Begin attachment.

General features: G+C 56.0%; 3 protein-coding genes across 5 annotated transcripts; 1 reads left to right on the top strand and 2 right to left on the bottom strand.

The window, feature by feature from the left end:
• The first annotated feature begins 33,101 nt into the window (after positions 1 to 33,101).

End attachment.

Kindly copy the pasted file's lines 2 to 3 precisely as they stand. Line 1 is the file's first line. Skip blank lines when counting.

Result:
The window, feature by feature from the left end:
• The first annotated feature begins 33,101 nt into the window (after positions 1 to 33,101).